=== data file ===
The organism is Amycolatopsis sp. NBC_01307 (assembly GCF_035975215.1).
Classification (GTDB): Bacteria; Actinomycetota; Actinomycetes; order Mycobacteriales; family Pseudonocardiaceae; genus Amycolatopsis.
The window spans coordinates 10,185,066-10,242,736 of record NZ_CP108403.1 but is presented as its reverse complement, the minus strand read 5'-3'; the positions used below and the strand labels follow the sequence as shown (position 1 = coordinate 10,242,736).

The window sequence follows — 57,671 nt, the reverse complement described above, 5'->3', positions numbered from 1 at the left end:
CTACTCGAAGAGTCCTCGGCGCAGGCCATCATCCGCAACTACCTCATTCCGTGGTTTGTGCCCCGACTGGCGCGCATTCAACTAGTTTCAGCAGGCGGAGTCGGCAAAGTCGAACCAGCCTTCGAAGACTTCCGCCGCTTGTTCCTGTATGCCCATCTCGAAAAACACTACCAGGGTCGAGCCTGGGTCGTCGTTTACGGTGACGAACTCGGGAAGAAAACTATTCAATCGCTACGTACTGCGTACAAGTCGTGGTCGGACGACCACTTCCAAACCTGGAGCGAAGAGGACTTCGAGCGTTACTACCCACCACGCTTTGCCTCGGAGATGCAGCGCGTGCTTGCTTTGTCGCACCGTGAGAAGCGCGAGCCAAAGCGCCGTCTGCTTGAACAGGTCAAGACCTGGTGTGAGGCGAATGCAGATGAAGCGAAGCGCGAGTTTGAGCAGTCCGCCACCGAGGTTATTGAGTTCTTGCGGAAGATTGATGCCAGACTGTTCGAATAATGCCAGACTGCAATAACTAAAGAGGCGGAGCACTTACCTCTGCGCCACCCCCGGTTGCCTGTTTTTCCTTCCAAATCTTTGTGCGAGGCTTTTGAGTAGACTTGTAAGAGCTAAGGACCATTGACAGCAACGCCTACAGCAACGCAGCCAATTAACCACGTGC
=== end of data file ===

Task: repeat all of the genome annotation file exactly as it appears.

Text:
The organism is Amycolatopsis sp. NBC_01307 (assembly GCF_035975215.1).
Classification (GTDB): Bacteria; Actinomycetota; Actinomycetes; order Mycobacteriales; family Pseudonocardiaceae; genus Amycolatopsis.
The window spans coordinates 10,185,066-10,242,736 of record NZ_CP108403.1 but is presented as its reverse complement, the minus strand read 5'-3'; the positions used below and the strand labels follow the sequence as shown (position 1 = coordinate 10,242,736).

The window sequence follows — 57,671 nt, the reverse complement described above, 5'->3', positions numbered from 1 at the left end:
CTACTCGAAGAGTCCTCGGCGCAGGCCATCATCCGCAACTACCTCATTCCGTGGTTTGTGCCCCGACTGGCGCGCATTCAACTAGTTTCAGCAGGCGGAGTCGGCAAAGTCGAACCAGCCTTCGAAGACTTCCGCCGCTTGTTCCTGTATGCCCATCTCGAAAAACACTACCAGGGTCGAGCCTGGGTCGTCGTTTACGGTGACGAACTCGGGAAGAAAACTATTCAATCGCTACGTACTGCGTACAAGTCGTGGTCGGACGACCACTTCCAAACCTGGAGCGAAGAGGACTTCGAGCGTTACTACCCACCACGCTTTGCCTCGGAGATGCAGCGCGTGCTTGCTTTGTCGCACCGTGAGAAGCGCGAGCCAAAGCGCCGTCTGCTTGAACAGGTCAAGACCTGGTGTGAGGCGAATGCAGATGAAGCGAAGCGCGAGTTTGAGCAGTCCGCCACCGAGGTTATTGAGTTCTTGCGGAAGATTGATGCCAGACTGTTCGAATAATGCCAGACTGCAATAACTAAAGAGGCGGAGCACTTACCTCTGCGCCACCCCCGGTTGCCTGTTTTTCCTTCCAAATCTTTGTGCGAGGCTTTTGAGTAGACTTGTAAGAGCTAAGGACCATTGACAGCAACGCCTACAGCAACGCAGCCAATTAACCACGTGC